Liberia, more than most places in the world, is defined and perceived by others through interpretations of its past. If the mainstream narrative on Liberia is to change, it will be a new generation of predominantly Liberian historians that will be responsible for the shift.
When I began my master’s in history at the School of Oriental and African Studies in London in 2015, my intention was to focus on the nexus between African religions and warfare in Kenya (Mau Mau) and other similar insurgent groups during the 20th century.
I became an undocumented migrant at age six and it changed my life.
The first ever TED event in Monrovia will take place on Monday at the Monrovia City Hall.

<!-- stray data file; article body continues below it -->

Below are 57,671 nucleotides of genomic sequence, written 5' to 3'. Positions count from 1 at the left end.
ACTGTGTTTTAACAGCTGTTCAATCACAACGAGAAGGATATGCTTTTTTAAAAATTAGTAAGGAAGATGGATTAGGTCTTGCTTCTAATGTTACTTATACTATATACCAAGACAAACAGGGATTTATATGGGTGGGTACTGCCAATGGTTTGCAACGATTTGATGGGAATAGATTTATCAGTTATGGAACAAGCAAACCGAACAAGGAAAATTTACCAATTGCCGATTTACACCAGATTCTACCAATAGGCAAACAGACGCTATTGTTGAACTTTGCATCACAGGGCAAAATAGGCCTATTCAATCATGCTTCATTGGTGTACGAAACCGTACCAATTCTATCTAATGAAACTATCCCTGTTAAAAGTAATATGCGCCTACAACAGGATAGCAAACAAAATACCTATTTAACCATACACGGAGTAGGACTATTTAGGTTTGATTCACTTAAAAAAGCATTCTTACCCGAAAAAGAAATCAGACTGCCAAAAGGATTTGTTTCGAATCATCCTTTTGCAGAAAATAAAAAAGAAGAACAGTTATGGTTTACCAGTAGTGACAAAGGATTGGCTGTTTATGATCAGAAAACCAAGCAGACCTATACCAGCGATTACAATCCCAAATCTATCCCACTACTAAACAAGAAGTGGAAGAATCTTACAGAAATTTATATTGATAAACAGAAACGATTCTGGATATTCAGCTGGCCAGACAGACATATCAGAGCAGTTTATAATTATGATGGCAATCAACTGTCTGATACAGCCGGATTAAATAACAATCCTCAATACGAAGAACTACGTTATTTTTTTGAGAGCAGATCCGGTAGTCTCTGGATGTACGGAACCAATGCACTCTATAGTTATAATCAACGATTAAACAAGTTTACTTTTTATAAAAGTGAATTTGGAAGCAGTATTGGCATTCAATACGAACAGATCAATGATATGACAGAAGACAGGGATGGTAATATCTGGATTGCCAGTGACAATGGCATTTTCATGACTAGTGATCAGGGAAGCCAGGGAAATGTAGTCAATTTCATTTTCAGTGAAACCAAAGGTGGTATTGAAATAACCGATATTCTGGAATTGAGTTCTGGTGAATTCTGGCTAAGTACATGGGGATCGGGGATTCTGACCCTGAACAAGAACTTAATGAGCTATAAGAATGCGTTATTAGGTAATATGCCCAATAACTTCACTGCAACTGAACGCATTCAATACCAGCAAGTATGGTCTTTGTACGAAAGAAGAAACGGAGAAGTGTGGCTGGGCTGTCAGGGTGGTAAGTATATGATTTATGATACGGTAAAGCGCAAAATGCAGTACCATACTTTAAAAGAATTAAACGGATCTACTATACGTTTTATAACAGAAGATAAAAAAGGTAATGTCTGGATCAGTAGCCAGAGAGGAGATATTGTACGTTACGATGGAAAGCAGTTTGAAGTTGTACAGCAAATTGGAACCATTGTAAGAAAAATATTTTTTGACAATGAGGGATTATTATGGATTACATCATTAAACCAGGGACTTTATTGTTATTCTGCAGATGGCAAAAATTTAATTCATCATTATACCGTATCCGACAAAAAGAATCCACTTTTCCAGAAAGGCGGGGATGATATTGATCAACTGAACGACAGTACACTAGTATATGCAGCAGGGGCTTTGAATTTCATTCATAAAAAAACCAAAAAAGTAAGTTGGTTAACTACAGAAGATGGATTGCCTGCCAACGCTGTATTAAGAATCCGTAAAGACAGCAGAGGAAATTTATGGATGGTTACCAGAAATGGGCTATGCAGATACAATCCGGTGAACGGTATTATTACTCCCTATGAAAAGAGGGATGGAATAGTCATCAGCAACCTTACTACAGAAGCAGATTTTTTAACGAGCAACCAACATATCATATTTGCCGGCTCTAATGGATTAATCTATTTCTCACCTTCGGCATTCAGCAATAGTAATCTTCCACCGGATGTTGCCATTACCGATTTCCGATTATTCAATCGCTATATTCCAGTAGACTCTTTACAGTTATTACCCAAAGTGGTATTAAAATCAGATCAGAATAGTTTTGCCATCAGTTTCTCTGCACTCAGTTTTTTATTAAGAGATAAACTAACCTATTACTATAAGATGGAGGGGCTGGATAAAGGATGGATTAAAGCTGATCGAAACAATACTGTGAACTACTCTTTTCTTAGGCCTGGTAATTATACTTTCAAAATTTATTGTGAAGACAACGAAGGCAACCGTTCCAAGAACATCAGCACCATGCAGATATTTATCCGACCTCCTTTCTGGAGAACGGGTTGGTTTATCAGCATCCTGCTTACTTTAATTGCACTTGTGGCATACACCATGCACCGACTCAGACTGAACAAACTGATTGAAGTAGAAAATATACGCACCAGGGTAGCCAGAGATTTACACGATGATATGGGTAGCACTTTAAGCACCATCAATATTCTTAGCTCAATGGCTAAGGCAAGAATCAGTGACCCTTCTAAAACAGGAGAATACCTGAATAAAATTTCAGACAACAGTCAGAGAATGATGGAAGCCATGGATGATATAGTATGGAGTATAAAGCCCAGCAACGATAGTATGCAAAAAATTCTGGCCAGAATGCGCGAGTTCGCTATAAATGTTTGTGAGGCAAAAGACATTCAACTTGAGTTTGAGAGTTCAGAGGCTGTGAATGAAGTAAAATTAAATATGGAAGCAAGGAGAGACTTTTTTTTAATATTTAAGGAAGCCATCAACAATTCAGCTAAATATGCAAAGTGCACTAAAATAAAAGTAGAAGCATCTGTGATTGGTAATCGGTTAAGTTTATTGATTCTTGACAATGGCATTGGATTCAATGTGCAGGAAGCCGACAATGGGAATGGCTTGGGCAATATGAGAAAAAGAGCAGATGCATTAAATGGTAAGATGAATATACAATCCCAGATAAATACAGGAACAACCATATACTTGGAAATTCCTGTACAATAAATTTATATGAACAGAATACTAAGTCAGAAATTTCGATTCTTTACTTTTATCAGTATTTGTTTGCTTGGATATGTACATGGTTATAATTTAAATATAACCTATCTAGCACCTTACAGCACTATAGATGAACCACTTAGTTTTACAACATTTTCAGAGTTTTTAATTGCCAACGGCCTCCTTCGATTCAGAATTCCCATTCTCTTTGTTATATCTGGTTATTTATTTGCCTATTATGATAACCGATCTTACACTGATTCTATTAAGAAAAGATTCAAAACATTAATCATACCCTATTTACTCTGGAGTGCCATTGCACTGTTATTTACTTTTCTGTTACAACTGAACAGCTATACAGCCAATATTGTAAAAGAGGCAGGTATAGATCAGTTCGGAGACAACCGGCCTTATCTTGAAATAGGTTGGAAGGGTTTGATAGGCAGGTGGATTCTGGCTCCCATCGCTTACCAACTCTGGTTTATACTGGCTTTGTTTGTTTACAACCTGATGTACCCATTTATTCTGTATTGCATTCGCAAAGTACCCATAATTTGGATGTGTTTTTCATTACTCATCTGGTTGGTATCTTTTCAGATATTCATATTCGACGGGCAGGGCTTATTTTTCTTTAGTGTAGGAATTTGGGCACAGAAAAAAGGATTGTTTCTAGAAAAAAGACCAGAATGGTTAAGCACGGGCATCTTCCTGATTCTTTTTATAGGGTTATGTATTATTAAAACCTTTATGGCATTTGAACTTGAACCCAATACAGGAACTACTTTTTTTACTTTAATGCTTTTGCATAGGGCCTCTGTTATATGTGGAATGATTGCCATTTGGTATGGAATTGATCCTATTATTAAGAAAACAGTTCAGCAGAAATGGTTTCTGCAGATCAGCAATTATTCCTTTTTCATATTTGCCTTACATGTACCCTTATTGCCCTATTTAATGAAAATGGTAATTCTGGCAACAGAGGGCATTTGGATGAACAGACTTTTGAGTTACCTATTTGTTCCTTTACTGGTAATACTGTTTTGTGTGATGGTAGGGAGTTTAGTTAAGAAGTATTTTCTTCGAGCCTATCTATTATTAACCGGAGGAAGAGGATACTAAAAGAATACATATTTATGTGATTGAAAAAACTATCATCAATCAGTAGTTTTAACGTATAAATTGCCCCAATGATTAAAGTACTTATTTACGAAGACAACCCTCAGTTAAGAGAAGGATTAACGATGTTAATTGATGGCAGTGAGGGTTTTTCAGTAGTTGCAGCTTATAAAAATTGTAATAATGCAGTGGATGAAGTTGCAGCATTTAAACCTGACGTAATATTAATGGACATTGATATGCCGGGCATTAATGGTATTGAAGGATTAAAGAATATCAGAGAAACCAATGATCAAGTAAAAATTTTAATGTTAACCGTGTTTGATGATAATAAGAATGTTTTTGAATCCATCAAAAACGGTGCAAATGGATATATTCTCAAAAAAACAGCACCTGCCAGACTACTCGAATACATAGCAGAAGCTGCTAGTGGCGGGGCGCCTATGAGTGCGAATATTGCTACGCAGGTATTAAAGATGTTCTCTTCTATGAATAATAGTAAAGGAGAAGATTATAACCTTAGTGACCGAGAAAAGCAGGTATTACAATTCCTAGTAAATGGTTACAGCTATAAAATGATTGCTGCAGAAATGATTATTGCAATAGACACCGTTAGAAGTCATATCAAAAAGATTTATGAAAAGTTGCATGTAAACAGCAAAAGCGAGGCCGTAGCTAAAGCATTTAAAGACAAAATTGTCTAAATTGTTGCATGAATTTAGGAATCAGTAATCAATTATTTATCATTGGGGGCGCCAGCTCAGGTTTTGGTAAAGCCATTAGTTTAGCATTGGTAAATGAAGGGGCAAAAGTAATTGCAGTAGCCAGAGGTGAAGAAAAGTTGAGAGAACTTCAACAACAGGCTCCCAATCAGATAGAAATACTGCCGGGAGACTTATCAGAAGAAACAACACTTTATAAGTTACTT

Two prominent speakers at a recent dialogue on governance say the full participation of citizens is crucial to moving the country forward and foster development.
Corruption has become the real stuff of public discourse and everyday practice in many African societies, implicating both citizens and subjects, both public and private life.
London-based Liberian scholar Robtel Neajai Pailey held a lecture at the University of Liberia’s main campus last Wednesday to present the findings of her doctoral research on dual citizenship and nationality.
Speaking to Liberian writer and activist Robtel Neajai Pailey, one can glean the strong disdain she has for the kickbacks and bribery that are ubiquitous in all sectors of Liberian society.